What they completely missed was the deep competence of Asian nations. Mongolia (46th) probably had the best response in the world, followed by Vietnam (50th). They also completely missed the competence of most of Africa, especially places like Senegal (95th). Again, I could literally pick a country at random and they got it wrong.

Then, of course, they wildly overestimated western capabilities. Of their top 10, a solid 50% have ended up among the worst in the world. This is bad. What killed the west was complacency, and that’s precisely what this report reinforced.

Who Cares?

So who cares? It’s just some numbers on a report. Well, not really.

If this was a dashboard on a plane, it told a bunch of countries that they were 30,000 feet in the air, when in fact they were seconds from the ground. That is a catastrophic error, and if it’s not acknowledged it’s just irresponsible.

Imagine if, instead, that this report had sounded a warning to the US and UK in October? They were still led by idiots but it might have saved a few lives. Instead this report took lives. Trump waved it around and used it to delay action. That has killed over 100,000 people and counting.

For something designed with the best intentions, this is the worst possible result.

What Went Wrong?

You can download their Excel and look at it. It’s a rat’s nest. They’ve taken 259 (!) indicators, weighted them (11.2% for travel restrictions, OK, why?), and then weighted them again at the category level (19.2% for rapid response, OK, why?). This is complete garbage. It’s just a pyramid of uncertainty.

As you add variables, uncertainty increases. If each variable has 5% uncertainty, then within 100 data points you have nearly 100% uncertainty. The spreadsheet will produce a number, but you should have zero confidence that it answers your question.

The researchers have kept piling on data to look smarter — sourced from government reports, NGO reports, websites, news reports — but each data point has high uncertainty, compounded by the fact that some intern is grading them. The result is, as mentioned, complete garbage. It’s statistical soup.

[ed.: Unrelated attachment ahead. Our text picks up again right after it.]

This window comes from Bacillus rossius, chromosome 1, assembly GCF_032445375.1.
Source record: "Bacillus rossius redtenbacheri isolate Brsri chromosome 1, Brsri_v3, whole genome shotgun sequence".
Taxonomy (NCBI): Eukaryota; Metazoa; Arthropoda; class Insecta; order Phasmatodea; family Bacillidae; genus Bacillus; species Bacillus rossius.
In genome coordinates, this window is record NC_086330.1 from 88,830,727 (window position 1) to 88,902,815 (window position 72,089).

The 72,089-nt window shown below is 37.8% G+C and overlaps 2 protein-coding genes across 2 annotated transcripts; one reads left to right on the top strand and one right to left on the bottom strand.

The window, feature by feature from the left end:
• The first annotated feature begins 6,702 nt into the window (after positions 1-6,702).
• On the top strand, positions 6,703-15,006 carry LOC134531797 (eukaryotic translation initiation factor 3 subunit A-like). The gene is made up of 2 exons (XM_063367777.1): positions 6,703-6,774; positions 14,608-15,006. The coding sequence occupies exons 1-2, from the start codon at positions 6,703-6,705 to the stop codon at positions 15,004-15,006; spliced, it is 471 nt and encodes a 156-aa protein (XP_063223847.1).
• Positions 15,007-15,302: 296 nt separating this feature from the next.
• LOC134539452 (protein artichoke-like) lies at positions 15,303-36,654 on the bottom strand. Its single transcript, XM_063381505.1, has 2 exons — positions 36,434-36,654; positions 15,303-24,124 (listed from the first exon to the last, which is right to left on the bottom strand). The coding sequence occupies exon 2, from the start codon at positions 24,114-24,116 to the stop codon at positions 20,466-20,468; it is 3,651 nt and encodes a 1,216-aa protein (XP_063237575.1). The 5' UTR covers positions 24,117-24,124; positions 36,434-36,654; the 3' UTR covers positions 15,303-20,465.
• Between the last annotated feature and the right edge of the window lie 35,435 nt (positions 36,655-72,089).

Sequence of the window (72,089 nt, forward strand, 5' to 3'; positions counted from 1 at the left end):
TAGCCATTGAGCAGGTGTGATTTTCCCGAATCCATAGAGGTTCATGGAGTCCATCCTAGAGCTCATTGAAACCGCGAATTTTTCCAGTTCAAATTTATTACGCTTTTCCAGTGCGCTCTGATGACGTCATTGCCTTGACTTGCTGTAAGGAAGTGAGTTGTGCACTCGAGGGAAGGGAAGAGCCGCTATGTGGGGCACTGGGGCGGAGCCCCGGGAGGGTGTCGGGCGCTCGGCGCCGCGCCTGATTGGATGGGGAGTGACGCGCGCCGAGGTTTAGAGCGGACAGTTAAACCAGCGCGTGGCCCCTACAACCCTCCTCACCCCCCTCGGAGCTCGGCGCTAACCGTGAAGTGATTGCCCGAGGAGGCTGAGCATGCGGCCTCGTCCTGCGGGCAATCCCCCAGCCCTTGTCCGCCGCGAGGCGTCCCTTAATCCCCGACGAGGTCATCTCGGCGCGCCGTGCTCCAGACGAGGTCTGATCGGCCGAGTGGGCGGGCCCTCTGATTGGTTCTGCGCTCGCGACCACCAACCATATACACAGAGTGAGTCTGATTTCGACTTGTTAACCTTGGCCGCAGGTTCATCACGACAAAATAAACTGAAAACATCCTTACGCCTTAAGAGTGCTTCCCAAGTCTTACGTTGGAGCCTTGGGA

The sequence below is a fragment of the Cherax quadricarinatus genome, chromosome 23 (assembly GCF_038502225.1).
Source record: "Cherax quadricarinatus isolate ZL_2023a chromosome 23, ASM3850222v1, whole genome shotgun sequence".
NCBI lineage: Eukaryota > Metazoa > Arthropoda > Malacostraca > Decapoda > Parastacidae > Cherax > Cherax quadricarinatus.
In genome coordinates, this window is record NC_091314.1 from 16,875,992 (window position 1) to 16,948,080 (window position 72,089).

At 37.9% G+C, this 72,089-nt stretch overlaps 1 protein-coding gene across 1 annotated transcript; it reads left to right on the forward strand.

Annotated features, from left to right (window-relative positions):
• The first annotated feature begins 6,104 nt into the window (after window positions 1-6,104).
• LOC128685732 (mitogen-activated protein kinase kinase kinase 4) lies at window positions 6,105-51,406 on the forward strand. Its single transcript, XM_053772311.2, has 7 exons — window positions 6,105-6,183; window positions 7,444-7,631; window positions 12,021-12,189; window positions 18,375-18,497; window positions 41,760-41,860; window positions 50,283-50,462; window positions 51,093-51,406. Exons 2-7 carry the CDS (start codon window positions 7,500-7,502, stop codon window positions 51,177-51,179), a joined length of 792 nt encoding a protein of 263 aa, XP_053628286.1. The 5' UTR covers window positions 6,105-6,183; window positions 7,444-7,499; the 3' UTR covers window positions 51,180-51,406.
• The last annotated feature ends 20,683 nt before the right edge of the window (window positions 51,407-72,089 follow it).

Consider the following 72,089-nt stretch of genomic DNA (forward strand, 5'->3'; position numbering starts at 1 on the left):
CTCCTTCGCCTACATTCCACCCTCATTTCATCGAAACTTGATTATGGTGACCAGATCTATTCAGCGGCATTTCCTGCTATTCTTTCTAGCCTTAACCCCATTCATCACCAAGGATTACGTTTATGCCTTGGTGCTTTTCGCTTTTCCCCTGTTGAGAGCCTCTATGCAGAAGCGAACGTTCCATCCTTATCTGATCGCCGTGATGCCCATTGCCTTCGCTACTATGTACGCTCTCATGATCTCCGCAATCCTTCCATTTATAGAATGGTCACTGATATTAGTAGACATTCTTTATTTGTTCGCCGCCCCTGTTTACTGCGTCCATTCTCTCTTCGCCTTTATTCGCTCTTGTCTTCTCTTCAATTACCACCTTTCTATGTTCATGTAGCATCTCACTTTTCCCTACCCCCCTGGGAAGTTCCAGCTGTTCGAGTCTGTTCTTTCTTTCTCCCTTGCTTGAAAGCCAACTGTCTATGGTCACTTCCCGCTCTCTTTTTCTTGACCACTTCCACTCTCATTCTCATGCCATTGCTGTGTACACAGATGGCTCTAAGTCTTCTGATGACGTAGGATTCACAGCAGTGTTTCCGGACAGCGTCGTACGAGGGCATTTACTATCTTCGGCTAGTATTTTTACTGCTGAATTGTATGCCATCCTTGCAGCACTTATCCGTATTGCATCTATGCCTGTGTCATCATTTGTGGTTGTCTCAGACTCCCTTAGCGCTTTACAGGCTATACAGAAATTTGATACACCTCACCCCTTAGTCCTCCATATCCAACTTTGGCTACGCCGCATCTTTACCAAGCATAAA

What makes it worse is that they’ve then weighted everything subjectively, on two levels. They’ve weighted each indicator, and then each category. So they’ve taken a messy statistical soup, strained it twice through even more subjective measures, and published this watery broth as a report.

To be honest, the predictive value of just putting all the country names on a roulette wheel would be higher. Not even God can help you with this spreadsheet.

It’s useless. It’s worse than useless, as results have shown. I don’t even have to critique the methodology. We’ve had an epidemic and this index has been proven wrong. Catastrophically wrong.


That’s not even what worries me. Science proceeds by failed experiments, not successful ones. It worries me that they haven’t acknowledged this. The report is still sitting out there, confidently predicting a bizarro future that has already been obliterated by the present. Yet there’s no retraction, no apology, it’s just out there. It may even still be influencing policy. At this point, it’s just irresponsible.

The GHS Index is an epic fail. They need to retract it, apologize, and try to learn from it. Or just put it away. It’s a bad prediction, encased in formaldehyde, stinking and starting to rot.

I think what we have on our hands is a dead shark.

Written by

A writer living in Colombo, Sri Lanka. He/him. Videos: and podcast: